Categories
Issue 19

The Pegasus Controversy: Locking the Stable Door

Born of the gorgon Medusa, Pegasus was a winged horse so powerful and valiant that the god Zeus turned him into a constellation, sharing the sky with Leo, Draco, Gemini, Orion, and the like. The flying white horse is a compelling emblem: the Israeli cybersecurity firm NSO Group clearly found it so, naming one of their deadliest systems after it. Their Pegasus was a chimeric attack software, capable of infiltrating the latest and most expensive smartphones. Critically, unlike many others, it did not require a target to make a mistake: you didn’t have to click a dodgy link or download a file to get infected. These were “zero click” attacks, which leveraged vulnerabilities in common software, like Apple’s iMessage.

Pegasus clients could get access to phone data in many ways: if a targeted “spearphishing” email with a link worked, fine. If it didn’t, then they’d use zero-click attacks or other means, including physically getting access to a device and infecting it. The latter was necessary in some cases where the target had reduced their vulnerability to attack by having separate devices which they did not otherwise use. Once installed, it could intercept phone calls, chats, and emails, access photos and videos, grab location data, and even activate the microphone or camera remotely. Finally, it could erase itself, practically without a trace, once access was no longer required.

While the tool has been around for over a decade, it came to public attention in mid-2021, due to a data leak (the irony!). This leak comprised around 50,000 phone numbers that were allegedly targeted by Pegasus. What alarmed the group of journalists analysing the leak was the fact that the numbers included many journalists and activists. In other words, a military-grade cyberattack tool, intended to target terrorists and the like, was being used against innocent citizens.

There are three questions we must tackle: (1) How bad is this? (2) Clearly, some bad things have happened, so who is to blame? (3) What can we do this fix things in the long term, so that such incidents do not occur in the future?

The answer to the first question isn’t as obvious as it first appears, especially in the backdrop of planetary-scale mass surveillance by the US government and many others. The level of utter betrayal involved in things like the Belgacom scandal (where the British government infiltrated a government-controlled Belgian telecom giant) or the Gemalto hack (where the US and the UK together broke into a Dutch company’s systems to obviate the new security systems it was installing on SIM cards) might make this particular case seem banal. It is critically different, however: this is a private company producing military-grade products and should be treated like a missile producer. Worse, unlike a missile, code can be replicated with ease. If Lockheed-Martin sells one Hellfire missile to the wrong client, it is still practically impossible for that client to make more. Not so with this (though, of course, this kind of attack software needs to be constantly updated in a cat-and-mouse game with companies patching their defences). Clearly, there needs to be strong, international regulation of the sale of such systems, with sufficient sanctions built in to prevent misuse.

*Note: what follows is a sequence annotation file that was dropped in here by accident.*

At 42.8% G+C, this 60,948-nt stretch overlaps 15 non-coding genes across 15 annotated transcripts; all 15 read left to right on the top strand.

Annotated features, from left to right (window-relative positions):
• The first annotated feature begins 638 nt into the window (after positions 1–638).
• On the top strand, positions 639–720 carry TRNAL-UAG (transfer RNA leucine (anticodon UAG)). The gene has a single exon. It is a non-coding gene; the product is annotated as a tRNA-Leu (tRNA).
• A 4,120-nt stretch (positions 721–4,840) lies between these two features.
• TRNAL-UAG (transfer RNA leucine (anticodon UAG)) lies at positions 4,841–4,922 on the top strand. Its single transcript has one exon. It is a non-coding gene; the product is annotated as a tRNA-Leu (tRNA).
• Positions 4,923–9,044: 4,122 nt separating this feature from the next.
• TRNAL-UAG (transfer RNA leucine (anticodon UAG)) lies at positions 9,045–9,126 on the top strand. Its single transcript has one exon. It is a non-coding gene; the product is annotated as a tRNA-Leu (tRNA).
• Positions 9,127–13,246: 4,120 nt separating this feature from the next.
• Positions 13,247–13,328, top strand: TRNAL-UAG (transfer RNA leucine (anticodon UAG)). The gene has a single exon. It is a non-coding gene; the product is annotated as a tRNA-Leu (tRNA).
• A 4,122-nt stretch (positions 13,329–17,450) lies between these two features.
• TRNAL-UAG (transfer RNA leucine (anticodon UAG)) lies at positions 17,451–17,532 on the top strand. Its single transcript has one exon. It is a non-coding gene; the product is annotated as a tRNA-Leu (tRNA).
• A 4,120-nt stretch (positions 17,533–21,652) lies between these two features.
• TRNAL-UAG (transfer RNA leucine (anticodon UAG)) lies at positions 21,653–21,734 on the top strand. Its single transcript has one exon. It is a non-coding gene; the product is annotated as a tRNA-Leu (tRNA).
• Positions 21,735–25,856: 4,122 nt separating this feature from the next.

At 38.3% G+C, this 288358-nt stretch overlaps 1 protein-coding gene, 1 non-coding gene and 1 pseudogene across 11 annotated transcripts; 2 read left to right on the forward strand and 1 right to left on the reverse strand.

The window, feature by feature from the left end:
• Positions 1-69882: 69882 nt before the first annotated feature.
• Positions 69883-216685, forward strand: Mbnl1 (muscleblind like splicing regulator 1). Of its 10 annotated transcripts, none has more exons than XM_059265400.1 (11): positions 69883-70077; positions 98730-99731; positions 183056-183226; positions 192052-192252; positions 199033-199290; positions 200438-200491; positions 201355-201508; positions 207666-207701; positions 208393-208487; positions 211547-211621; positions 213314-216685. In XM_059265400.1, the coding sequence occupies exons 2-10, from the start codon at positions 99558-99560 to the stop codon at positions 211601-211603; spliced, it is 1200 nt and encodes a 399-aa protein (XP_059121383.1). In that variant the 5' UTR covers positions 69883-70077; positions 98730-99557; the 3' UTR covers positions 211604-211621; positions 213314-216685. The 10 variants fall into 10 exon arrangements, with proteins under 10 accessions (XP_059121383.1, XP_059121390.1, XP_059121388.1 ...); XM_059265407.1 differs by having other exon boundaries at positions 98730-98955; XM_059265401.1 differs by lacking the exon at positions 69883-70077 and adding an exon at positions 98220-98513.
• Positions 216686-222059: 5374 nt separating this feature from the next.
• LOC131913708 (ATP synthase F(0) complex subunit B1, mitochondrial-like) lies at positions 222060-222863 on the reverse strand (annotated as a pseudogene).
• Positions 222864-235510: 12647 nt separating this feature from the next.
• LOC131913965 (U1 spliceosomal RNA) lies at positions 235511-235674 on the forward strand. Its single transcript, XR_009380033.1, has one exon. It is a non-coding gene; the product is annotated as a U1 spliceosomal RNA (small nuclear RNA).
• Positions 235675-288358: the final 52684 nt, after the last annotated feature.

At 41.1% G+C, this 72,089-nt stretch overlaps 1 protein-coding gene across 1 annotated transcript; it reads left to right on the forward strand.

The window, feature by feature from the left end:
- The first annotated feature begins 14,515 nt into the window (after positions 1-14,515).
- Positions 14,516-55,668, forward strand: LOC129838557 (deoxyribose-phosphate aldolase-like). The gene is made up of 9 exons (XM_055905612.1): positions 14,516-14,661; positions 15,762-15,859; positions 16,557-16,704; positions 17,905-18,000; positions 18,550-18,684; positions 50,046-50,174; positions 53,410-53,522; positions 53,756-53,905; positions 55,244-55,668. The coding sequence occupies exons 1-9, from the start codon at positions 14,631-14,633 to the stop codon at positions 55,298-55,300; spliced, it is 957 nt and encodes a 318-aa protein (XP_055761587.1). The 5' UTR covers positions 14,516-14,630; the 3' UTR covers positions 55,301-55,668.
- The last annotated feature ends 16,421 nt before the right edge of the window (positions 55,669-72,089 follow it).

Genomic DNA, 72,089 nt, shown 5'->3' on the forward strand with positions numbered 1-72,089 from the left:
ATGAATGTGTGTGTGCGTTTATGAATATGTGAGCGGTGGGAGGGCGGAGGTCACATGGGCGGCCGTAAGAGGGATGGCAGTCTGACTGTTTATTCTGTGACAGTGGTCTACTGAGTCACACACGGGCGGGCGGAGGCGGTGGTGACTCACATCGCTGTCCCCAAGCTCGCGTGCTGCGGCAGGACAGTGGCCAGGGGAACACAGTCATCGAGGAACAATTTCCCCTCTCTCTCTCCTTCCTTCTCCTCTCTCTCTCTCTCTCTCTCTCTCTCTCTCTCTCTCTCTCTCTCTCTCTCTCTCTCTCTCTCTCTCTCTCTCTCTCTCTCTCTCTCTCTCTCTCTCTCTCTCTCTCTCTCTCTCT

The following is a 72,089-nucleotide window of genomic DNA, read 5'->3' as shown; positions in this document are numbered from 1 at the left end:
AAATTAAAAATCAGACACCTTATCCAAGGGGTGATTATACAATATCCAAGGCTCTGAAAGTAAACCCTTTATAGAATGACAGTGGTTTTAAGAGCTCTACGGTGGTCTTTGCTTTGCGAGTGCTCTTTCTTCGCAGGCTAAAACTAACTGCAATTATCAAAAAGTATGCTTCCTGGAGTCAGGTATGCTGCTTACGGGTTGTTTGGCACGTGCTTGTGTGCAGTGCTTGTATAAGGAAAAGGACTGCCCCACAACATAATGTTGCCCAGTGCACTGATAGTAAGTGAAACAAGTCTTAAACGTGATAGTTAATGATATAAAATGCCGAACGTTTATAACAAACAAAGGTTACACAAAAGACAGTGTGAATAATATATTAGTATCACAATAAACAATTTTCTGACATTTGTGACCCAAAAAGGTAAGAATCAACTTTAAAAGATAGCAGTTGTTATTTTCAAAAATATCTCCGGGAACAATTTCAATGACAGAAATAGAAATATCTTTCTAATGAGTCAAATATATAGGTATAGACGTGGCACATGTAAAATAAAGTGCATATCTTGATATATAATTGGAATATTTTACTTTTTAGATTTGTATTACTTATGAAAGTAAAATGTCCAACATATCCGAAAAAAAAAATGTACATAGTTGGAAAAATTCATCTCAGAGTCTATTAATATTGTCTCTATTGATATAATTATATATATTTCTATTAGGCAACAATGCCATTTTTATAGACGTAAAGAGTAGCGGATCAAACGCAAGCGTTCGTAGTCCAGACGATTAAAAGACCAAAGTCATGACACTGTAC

When it comes to blame, there is a lot to go around. It is important to note that the sale of NSO’s cyberattack software is regulated by the Israeli defence minister, who grants individual export licences, presumably making sure that only vetted, “good” nations get access to it. The leaked data and subsequent forensic analysis, however, indicate that the majority of these vetted nations swiftly reneged on their promises (to use this power to target criminals) and started targeting journalists and activists. This is not to say that the blame lies only with these nations: it beggars belief that NSO and the Israeli defence ministry, both supremely competent institutions, were unaware that their vetted clients were doing bad things. It would appear that they decided to look the other way. In India’s case, we have neither a strong data protection bill nor real public pressure around data security and privacy (along with outdated laws and oversight in this area). Misuse is practically inevitable, especially given that it would be almost impossible to prove in court.

What can be done? Here, I strongly agree with many other experts: laws, technical defences, and good cyber hygiene are all necessary but not sufficient. At the end of the day, the main thing that will stop this from happening in the future is strong and steady public awareness, and anger at such incidents: a government must know that this is an issue that can lose it an election. We do not have anything of the sort in India today: outrage at a privacy breach is a coffee table conversation, and, frankly, not even a heated one. If Shark Tank produces more emotion than Pegasus, don’t expect privacy breaches to be taken seriously. Until that time, the Indian government, among others, will pay only lip service to protecting privacy and security. After all, the government represents its citizens – and we, clearly, don’t seem to care.

Debayan Gupta is currently an Assistant Professor of Computer Science at Ashoka University. He is also a visiting professor and research affiliate at MIT and MIT-Sloan. Debayan’s primary areas of interest include secure computation, cryptography, and privacy.

Picture Credits: Kaspersky Daily

We publish all articles under a Creative Commons Attribution-NoDerivatives license. This means any news organisation, blog, website, newspaper or newsletter can republish our pieces for free, provided they attribute the original source (OpenAxis).